Morale in this group was dreadfully low. Frieda was asked to bring it up. She stood before all of us at a group meeting to unveil her plan to boost our spirits. I watched with perverse pleasure as the woman who had made me miserable turned ashen. Her neck got splotchy, and I delighted in her obvious nervousness. (Why had she bragged to me about her Toastmasters public-speaking award?)

She rambled on, and I even took notes on the gibberish because I wanted an accurate account of it later. She actually said that she had formed "teams, subteams and teams within teams" to "drive out" the morale-boosting plan. Subteams and teams within teams … now there's a sure-fire way to make your workforce happy.

Until I met Frieda, I thought having a positive attitude, a solid work ethic and getting results  would lead to some level of success. Frieda demonstrated that some people can be successful without having any of those things. Frieda's talents were limited to an uncanny ability to suck up and a willingness to build a fortress around her own incompetent boss and reign hell down on anyone who might get wind of the incompetence.

And, if I myself could travel back in time, I wouldn't make any assumptions about Frieda based on her utter lack of style. I'd judge her instead on her utter lack of common sense and dearth of any discernible talent.
Oh, and you should see the movie.

 Horrible Bosses

Monday, June 27, 2011

Bad Teacher

Bad Teacher is just plain bad.

Which is unfortunate, because there's really nothing funnier on film than a teacher who's just in it for the meager paycheck. Jack Black created the definitive bad teacher with his Dewey Finn in School of Rock. Dewey (a.k.a. Ned Scheebly, Dewey's schoolteacher/ roommate whom he impersonates) is a lovable loser who lives to get stoned and rock out. He ultimately comes to life -- and his humanity is revealed -- when he ignites a love of music in his students.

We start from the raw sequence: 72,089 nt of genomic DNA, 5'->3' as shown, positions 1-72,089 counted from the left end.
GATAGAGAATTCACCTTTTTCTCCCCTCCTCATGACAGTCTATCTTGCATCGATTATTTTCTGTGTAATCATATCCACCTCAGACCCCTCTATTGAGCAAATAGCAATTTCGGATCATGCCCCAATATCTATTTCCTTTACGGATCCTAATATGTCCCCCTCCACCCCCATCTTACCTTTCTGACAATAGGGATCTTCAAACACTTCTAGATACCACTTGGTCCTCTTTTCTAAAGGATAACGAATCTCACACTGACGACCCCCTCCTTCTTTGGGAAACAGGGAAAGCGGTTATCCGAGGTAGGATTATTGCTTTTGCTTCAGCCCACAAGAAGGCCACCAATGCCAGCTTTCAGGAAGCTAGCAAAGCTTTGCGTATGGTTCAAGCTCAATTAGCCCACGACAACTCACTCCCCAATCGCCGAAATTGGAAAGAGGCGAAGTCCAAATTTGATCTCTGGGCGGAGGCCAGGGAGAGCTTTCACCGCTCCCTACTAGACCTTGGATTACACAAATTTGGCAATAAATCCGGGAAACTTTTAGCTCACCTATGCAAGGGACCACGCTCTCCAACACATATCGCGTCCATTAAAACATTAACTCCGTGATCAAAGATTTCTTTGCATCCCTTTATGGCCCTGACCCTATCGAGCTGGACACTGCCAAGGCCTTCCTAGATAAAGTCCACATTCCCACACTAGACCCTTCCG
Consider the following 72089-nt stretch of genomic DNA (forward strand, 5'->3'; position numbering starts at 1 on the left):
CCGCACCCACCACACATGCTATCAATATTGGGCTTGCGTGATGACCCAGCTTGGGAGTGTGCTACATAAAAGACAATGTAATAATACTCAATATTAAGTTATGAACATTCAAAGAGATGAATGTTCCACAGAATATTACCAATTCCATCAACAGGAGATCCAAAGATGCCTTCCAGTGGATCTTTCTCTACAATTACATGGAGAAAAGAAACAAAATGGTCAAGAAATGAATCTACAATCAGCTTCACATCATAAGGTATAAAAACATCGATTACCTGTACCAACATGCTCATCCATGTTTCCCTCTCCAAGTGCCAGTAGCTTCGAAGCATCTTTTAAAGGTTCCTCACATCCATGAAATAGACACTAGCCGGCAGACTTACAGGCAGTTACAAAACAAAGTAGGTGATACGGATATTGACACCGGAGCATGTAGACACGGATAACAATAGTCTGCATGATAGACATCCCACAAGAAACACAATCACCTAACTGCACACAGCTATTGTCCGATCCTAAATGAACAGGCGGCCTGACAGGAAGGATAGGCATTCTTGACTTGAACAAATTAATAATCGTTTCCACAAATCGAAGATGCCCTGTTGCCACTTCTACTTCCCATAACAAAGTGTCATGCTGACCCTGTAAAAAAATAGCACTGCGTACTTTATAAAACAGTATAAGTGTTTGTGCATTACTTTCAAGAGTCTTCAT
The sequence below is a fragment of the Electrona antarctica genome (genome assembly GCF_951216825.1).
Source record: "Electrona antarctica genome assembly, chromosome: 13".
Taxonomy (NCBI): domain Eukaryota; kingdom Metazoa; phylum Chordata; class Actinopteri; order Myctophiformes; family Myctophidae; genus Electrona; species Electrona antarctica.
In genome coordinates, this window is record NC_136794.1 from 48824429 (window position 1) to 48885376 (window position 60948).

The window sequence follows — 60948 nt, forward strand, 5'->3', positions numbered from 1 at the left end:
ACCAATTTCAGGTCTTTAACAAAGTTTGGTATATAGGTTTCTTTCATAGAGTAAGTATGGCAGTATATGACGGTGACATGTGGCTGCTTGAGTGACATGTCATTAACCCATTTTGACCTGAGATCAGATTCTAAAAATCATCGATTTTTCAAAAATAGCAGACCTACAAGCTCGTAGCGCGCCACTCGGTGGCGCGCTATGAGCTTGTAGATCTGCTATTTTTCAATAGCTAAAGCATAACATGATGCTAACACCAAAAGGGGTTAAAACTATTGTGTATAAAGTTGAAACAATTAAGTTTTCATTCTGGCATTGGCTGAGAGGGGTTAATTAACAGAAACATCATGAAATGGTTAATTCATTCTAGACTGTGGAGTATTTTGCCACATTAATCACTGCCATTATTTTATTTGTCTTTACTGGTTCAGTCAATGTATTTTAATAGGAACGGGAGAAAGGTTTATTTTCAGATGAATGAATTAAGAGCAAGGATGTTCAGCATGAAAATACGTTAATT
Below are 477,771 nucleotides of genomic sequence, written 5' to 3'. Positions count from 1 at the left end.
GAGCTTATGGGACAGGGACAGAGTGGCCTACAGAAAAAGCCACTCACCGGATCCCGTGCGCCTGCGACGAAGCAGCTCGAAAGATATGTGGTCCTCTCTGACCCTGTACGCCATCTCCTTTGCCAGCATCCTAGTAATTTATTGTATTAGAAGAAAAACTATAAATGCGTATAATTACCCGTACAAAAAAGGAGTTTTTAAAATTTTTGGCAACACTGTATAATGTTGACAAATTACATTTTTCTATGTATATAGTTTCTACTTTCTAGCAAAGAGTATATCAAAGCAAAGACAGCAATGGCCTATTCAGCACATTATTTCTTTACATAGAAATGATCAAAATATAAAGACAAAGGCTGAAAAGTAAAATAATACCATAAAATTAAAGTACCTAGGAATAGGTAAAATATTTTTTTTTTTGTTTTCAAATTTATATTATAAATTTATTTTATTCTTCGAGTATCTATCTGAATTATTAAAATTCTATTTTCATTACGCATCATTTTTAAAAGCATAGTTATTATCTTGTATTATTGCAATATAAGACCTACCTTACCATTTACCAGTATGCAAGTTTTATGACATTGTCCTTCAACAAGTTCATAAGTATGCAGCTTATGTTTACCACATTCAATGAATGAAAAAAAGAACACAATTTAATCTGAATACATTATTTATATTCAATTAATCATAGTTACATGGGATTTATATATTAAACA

Elizabeth (Cameron Diaz) doesn't have any such kindness hidden within. She's a superficial bee-atch who's out to land a rich husband and get a new set of ta-tas. Falling asleep or sneaking a swig at her desk are mildly funny at first. But, screenwriters Gene Stupnitsky and Lee Eisenberg have no other tricks up their sleeves. Seeing Elizabeth slumped at her desk for the fifth or sixth time is just tiresome.

Justin Timberlake has a few cute scenes as the substitute with a big family inheritance whom Elizabeth sets her sights on. Other generally funny performers are generally wasted in this bland flick. John Michael Higgins, Phyllis Smith (Phyllis from The Office) and Eric Stonestreet (Modern Family's Cam) try their best, but they're given too little to work with.

Even the affable Jason Segel, the school's gym teacher and Elizabeth's hapless suitor, flounders his way through the material. If you've seen the trailer, you've seen not just the funniest bits of the film. You've seen the only funny bits to be had. Skip it.

Bad Teacher

Saturday, June 25, 2011

Super 8

J.J. Abrams's Super 8 can't decide what it wants to be.

On the one hand ...

... it's a sweet, coming of age tale and an homage to both filmmaking and to producer Steven Spielberg's E.T. and other kid-focused films of the same era. Young Elle Fanning and young newcomer Joel Courtney deserve award nominations for their unself-conscious portrayals of lonely, motherless adolescents fumbling with their feelings for each other. Both are along for the ride with the kids who are in love with filmmaking and secretly shooting a movie at a train depot one night. They happen to be filming when a train crashes -- and not by accident -- and then they have a mystery on their hands.

Dogs in their little town go missing, the military gets involved and seems to be covering something up and the amateur filmmakers are forced to become amateur detectives.

On the other hand ...

... the cargo aboard that derailed train turns out to be hundreds of very uncuddly, white blocks resembling Rubik's cubes. Hardly the heir to E.T. These little blocks, that can hurl themselves through walls, aren't even the heirs to gremlins. At least the gremlins started out cute. The sweetness evaporates, and we're suddenly hit head-on with a violent, fiery, smash 'em up, sci-fi stew. It's dark (both the mood and the lighting), and there's hardware flying everywhere. Abrams doesn't seem to know where to take it.

In that respect, it reminded me a little of Close Encounters of the Third Kind, a movie I never could get hyped up about. That much-lauded film felt to me like a lot of build-up that led to a big let-down.

Since Super 8 really felt like two competing movies, my advice is, of course: See it/Skip it.

Super 8